It took the loss of sole possession of a lead he had held since Thursday to sting Rory McIlroy into a withering response that, by the end of the third round, tightened his grip on the Open Championship at Hoylake.
McIlroy, after two imperious 66s at the Royal Liverpool Golf Club, allowed his challengers to come at him on an intermittently rainy Saturday. First his playing partner, the United States’ Dustin Johnson, halved the Northern Irishman’s four-shot overnight lead. Johnson faltered, but then a more sustained dual press came from American Rickie Fowler and Spaniard Sergio Garcia, playing together a hole ahead of McIlroy.
In a burst of high-quality golf, Garcia’s pinpoint iron play landed him four birdies on the front nine, while Fowler, also out in three-under 32, birdied the par-five tenth and drained a ten-metre putt on the 11th to trim McIlroy’s lead to one shot.
Out in front of the field, McIlroy’s scoring had stalled, as if he was waiting for some excitement. He birdied the par-four 11th after a dazzling approach, but hacked from right rough to left rough on the 12th and missed a two-metre putt to save par. Simultaneously, a roar arose from the next green, where Fowler’s eight-iron approach to 1.5 metres delivered his seventh birdie of the day.
This was the climacteric of the third round, and perhaps of the tournament. McIlroy had sailed serenely in front since stepping onto the course on Thursday morning. The elements had conspired in his favour, as he had been one of the golfers able to play in calm weather before a gusting wind came up on Thursday and then again after it receded on Friday. Even on Saturday, circumstances were marshalled in his favour. To dodge a forecast wild storm, the Royal and Ancient had taken the unprecedented decision of clustering the entire field for a morning start, sending the players out in groups of three off two separate tees. Not only did this allow the field to avoid the bad weather, but Saturday morning was almost windless, and the passing showers softened the greens to provide the best scoring conditions of the week. This put the championship on a platter for McIlroy, but he had not been able to accept it. Now Fowler, with Garcia lurking, had materialised like thieves. Tied with Fowler, McIlroy hit a poor tee shot to the par-three 13th, named ‘Alps’, his ball rolling back into a deep greenside valley. Suddenly he was faced with losing the lead altogether.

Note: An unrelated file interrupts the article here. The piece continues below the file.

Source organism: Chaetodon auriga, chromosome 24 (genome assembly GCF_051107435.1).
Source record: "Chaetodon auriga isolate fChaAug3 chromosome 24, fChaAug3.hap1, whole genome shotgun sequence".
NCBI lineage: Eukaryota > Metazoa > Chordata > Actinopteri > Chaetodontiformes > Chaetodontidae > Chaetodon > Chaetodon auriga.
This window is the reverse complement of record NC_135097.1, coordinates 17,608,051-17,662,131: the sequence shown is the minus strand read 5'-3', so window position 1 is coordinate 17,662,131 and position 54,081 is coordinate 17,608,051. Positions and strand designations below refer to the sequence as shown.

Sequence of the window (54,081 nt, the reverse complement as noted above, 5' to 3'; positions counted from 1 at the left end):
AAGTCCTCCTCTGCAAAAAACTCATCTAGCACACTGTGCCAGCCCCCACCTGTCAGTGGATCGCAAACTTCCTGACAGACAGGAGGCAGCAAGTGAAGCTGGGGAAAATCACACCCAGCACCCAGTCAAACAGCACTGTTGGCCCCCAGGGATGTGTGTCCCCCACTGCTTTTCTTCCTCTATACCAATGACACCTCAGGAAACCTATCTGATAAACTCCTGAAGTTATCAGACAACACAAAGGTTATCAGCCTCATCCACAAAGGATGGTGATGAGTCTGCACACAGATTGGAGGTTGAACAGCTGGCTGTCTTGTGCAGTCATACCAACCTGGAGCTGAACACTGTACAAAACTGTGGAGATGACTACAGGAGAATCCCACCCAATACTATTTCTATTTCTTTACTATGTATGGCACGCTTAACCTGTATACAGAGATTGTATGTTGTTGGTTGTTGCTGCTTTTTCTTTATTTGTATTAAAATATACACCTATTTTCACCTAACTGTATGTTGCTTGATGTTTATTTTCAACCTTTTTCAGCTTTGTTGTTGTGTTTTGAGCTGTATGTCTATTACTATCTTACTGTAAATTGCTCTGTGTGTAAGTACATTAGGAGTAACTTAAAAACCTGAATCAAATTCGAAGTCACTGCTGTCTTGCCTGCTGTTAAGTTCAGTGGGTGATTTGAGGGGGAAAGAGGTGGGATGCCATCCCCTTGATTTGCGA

But parity only lasted for five minutes. Fowler sliced his iron off the 14th tee, had to lay up short of the green for two, and his four-metre putt for par lipped out. Back on 13, McIlroy executed a firm chip and rolled in his two-metre par saver. He had his lead back. Later, he said he was ‘conscious that Rickie was getting a little closer or Sergio or whoever it was’, but ‘never panicked’.
Having been threatened, McIlroy now showed no mercy. He sank a 10-metre birdie putt on the 14th, almost picked up another stroke at the 15th, and came home in a rush to eagle the par-five 16th and 18th holes. His one mistake in the last hour, a pulled approach that resulted in a bogey on the 17th, did not cost him, as Fowler and Garcia both made the same error with the same result.
And so, by the end of the day that momentarily upset McIlroy’s procession and took away a lead that he might have regarded as his by right, he was ahead by an enhanced six strokes. Behind him was what looked like a lively scrimmage for second place, among it the leading Australian contender, world number one Adam Scott. After treading water for two days, Scott made a seven on the par-five tenth after his second shot plugged in a greenside bunker. Then his putter finally clicked and he recorded five birdies in the last eight holes, but still he trailed McIlroy by 10. Marc Leishman (five under) was a further shot back, with Matt Jones (one over), John Senden, Jason Day and Rhein Gibson (all four over) near the back of the field.
McIlroy, meanwhile, stood on the brink of winning his third major tournament before his 26th birthday. Only five players – Gene Sarazen, Ben Hogan, Jack Nicklaus, Gary Player and Tiger Woods – have won all four, and only the Masters would now be lacking from McIlroy’s collection. Asked what winning the Open would mean to him, McIlroy said, ‘It means a lot of hype coming to Augusta’. But he still had to play one good round here, and mention of Augusta carried a silent warning. Leading there by four shots on the corresponding Saturday night in 2011, McIlroy carded a Sunday 80, the worst-ever score by a third-round Masters leader. ‘I’ve been on the right side of it and I’ve been on the wrong side of it,’ McIlroy said of large final-round turnarounds, ‘so you can’t let yourself think about winning.’
The story British Open: Rory McIlroy responds as the challengers charge first appeared on The Sydney Morning Herald.